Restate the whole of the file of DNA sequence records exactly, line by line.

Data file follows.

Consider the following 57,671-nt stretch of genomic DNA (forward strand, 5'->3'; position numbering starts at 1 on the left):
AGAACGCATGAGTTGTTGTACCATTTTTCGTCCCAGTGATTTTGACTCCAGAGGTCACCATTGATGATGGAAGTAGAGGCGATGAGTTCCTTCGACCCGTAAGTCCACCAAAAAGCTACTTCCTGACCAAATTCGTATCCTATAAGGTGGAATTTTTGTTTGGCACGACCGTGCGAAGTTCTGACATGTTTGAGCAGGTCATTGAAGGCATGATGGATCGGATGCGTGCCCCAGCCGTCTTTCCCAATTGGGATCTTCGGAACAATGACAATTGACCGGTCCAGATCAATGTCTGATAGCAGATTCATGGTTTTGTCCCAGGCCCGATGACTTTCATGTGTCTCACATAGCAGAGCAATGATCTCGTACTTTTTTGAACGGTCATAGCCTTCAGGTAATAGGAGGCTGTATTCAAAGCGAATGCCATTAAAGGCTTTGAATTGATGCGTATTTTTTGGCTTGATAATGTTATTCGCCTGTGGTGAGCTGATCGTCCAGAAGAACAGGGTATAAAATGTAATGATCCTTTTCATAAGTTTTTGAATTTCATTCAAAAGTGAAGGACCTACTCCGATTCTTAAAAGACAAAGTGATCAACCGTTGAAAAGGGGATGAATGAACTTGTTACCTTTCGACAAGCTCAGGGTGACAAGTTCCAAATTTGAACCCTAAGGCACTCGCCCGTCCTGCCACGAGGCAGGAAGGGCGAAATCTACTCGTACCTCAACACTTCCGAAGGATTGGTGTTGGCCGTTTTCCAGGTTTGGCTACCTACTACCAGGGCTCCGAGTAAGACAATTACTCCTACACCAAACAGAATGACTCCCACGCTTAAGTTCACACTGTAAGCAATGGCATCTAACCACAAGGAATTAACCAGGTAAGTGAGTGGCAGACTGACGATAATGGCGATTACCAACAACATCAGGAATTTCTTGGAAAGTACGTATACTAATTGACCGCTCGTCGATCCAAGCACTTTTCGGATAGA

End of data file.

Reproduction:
Consider the following 57,671-nt stretch of genomic DNA (forward strand, 5'->3'; position numbering starts at 1 on the left):
AGAACGCATGAGTTGTTGTACCATTTTTCGTCCCAGTGATTTTGACTCCAGAGGTCACCATTGATGATGGAAGTAGAGGCGATGAGTTCCTTCGACCCGTAAGTCCACCAAAAAGCTACTTCCTGACCAAATTCGTATCCTATAAGGTGGAATTTTTGTTTGGCACGACCGTGCGAAGTTCTGACATGTTTGAGCAGGTCATTGAAGGCATGATGGATCGGATGCGTGCCCCAGCCGTCTTTCCCAATTGGGATCTTCGGAACAATGACAATTGACCGGTCCAGATCAATGTCTGATAGCAGATTCATGGTTTTGTCCCAGGCCCGATGACTTTCATGTGTCTCACATAGCAGAGCAATGATCTCGTACTTTTTTGAACGGTCATAGCCTTCAGGTAATAGGAGGCTGTATTCAAAGCGAATGCCATTAAAGGCTTTGAATTGATGCGTATTTTTTGGCTTGATAATGTTATTCGCCTGTGGTGAGCTGATCGTCCAGAAGAACAGGGTATAAAATGTAATGATCCTTTTCATAAGTTTTTGAATTTCATTCAAAAGTGAAGGACCTACTCCGATTCTTAAAAGACAAAGTGATCAACCGTTGAAAAGGGGATGAATGAACTTGTTACCTTTCGACAAGCTCAGGGTGACAAGTTCCAAATTTGAACCCTAAGGCACTCGCCCGTCCTGCCACGAGGCAGGAAGGGCGAAATCTACTCGTACCTCAACACTTCCGAAGGATTGGTGTTGGCCGTTTTCCAGGTTTGGCTACCTACTACCAGGGCTCCGAGTAAGACAATTACTCCTACACCAAACAGAATGACTCCCACGCTTAAGTTCACACTGTAAGCAATGGCATCTAACCACAAGGAATTAACCAGGTAAGTGAGTGGCAGACTGACGATAATGGCGATTACCAACAACATCAGGAATTTCTTGGAAAGTACGTATACTAATTGACCGCTCGTCGATCCAAGCACTTTTCGGATAGA